Closure a big loss for our city
WE knew this was coming. We are seeing the demise of another private family business - Caltex Charles Street - that's given exemplary service to our community, business and private for a longtime.
Multi-nationals devouring everything in their path, it's very sad to see a great local business close. The city will be poorer for its loss.
Best wishes going forward to the staff and thanks for the memories
Mark Brown, Norwood.
A better option than smoking
I am so sick of the experts telling people that there is no evidence that vaping can help people quit smoking.
I am walking, talking proof - and so are tens of thousands of other Australians, not to mention millions of others worldwide.
And why can't these experts understand, nobody is claiming that vaping is good for you, but at least it provides a much better option than smoking.
Aiming for ideals is all very well - but these experts really need to accept the facts of the real world, where people aren't perfect.
Lee Connor, Mathinna.
Make your opinions known
ALAN Birchmore has proof silt raking is efficient and works. Mike Seward says a return canal will solve the problem of water quality.
Others say an artificial lake will resolve the issue, while Bruce Cassidy calls for action and says those responsible should resign while I say restoration of significant water flows through the Cataract Gorge (deprived since 1955 by Trevallyn Dam) will revitalise the kanamaluka/Tamar's upper reaches (The Examiner, September 10, October 10/15). All could all be right in our assertions.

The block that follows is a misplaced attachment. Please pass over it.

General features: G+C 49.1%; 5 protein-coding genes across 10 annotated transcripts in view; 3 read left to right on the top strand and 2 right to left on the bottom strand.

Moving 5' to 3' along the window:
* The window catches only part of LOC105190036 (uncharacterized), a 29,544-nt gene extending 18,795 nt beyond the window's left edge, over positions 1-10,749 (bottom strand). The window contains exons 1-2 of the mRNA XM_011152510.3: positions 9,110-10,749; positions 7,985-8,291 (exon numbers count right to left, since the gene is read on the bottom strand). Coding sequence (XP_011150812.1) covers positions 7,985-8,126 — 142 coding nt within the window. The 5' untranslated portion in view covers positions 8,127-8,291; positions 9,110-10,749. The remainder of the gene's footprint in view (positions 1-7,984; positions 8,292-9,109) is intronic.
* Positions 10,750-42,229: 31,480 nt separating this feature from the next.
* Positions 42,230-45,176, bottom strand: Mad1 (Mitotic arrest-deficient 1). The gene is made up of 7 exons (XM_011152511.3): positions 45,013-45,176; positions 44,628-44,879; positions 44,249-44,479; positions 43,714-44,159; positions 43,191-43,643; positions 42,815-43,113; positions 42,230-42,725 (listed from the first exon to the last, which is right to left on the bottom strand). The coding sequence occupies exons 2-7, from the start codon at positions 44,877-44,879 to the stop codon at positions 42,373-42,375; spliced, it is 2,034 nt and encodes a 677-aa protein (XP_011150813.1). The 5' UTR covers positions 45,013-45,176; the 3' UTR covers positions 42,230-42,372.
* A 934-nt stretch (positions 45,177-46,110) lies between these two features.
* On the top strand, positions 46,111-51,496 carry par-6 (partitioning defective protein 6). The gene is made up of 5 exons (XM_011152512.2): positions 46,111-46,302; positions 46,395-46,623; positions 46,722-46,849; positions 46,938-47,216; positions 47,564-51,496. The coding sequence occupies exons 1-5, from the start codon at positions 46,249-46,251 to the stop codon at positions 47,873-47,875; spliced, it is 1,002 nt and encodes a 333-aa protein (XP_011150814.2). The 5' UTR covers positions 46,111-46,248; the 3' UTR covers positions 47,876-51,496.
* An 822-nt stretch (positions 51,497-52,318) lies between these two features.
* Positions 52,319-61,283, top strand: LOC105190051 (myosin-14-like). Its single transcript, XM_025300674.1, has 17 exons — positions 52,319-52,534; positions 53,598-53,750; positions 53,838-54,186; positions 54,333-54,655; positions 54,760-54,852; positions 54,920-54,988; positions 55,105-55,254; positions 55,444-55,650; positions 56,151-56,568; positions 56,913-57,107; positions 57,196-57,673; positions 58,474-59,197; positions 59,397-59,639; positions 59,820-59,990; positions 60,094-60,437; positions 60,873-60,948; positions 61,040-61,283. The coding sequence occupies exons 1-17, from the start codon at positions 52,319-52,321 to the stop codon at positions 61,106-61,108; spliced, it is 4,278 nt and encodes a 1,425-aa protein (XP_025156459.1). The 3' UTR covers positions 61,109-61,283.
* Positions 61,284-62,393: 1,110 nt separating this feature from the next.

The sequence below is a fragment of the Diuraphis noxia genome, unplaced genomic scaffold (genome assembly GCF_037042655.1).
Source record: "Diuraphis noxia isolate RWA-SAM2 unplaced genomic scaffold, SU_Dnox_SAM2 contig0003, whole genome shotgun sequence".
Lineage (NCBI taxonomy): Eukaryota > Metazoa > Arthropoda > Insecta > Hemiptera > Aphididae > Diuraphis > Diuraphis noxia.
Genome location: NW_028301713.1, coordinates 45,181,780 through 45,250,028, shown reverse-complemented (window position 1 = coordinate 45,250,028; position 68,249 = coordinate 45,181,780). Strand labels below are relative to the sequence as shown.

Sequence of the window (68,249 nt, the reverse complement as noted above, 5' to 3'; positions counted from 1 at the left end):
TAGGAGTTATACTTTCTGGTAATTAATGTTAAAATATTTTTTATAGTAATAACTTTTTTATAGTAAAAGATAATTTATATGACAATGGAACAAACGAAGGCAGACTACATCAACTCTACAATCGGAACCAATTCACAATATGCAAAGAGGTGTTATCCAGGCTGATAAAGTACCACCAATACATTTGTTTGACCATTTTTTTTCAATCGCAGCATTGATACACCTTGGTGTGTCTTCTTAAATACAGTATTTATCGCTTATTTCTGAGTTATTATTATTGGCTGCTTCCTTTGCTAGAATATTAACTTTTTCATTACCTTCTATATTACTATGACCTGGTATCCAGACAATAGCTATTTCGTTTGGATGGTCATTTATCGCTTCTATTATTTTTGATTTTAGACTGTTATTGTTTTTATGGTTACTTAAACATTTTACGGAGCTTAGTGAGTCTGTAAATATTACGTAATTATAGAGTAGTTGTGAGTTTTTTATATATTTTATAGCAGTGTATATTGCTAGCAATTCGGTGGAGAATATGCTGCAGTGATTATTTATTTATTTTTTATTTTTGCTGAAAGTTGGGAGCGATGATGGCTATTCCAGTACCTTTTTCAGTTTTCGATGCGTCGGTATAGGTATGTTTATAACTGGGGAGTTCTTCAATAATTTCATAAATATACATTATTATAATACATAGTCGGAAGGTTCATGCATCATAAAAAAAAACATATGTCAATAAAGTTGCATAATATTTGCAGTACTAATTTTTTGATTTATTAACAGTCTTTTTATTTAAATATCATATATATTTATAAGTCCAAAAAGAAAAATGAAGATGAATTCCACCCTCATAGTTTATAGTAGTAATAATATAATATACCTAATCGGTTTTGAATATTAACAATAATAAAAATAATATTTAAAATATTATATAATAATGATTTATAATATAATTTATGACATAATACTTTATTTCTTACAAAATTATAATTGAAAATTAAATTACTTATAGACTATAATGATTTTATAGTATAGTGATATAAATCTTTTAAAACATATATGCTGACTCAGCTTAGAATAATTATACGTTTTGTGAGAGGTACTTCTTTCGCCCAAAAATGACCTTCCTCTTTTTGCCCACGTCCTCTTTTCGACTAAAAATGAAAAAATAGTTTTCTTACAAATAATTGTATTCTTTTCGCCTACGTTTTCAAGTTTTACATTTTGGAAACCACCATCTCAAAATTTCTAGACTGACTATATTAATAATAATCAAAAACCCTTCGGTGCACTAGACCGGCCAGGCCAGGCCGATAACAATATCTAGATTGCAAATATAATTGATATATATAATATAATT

However, there is no doubt Professor Doug Foster was right when he said in his often quoted 1986 Tamar River Siltation study that to do nothing is not an option.
If nothing is done (and, sadly, that seems to be in favour with those in authority at the moment) Launceston, to its eternal shame, is going to end up with nothing more than a foul smelling mud bowl right in the heart of the city.
This will result in the inevitable complete cessation of waterborne recreational activities such as rowing, canoeing, kayaking and small boat sailing.
Tourist boats will also eventually have to cease operations (apart from possibly at high tides) and at times, until the inadequate sewage infrastructure is upgraded, the whole place will stink.
Sediment has already, very obviously, built up, with a corresponding increase in the flood risk, especially with the advent of La Nina and climate change
Over time that sediment will harden until it becomes like concrete, so hard even a major flood won't shift it.
Launcestonian ratepayers and Tamar Valley residents should ask themselves if this is what they really want for their Launceston.
If it isn't they should firmly, and forcefully, make sure their local councillors and parliamentarians are aware of their opinions.
Jim Collier, Legana.
Stupidity of decision makers
LESS cases in Victoria than NSW and anybody travelling on Spirit of Tasmania must drive through Victoria to board.
Victorians are undoubtedly the majority of Tasmania visitors.
We should not be discluded on the back of our incompetent premier and your premier who like so many others, think they are dealing with the black death.
Every person boarding should be tested and going by the time it takes now to get a result, 12 hours approximately.
These results would be available to Spirit officials before docking at Devonport.
Too much political grandstanding and not enough looking at achievable ways to circumvent the problem pre-vaccine.
Len Barnard, Hastings.
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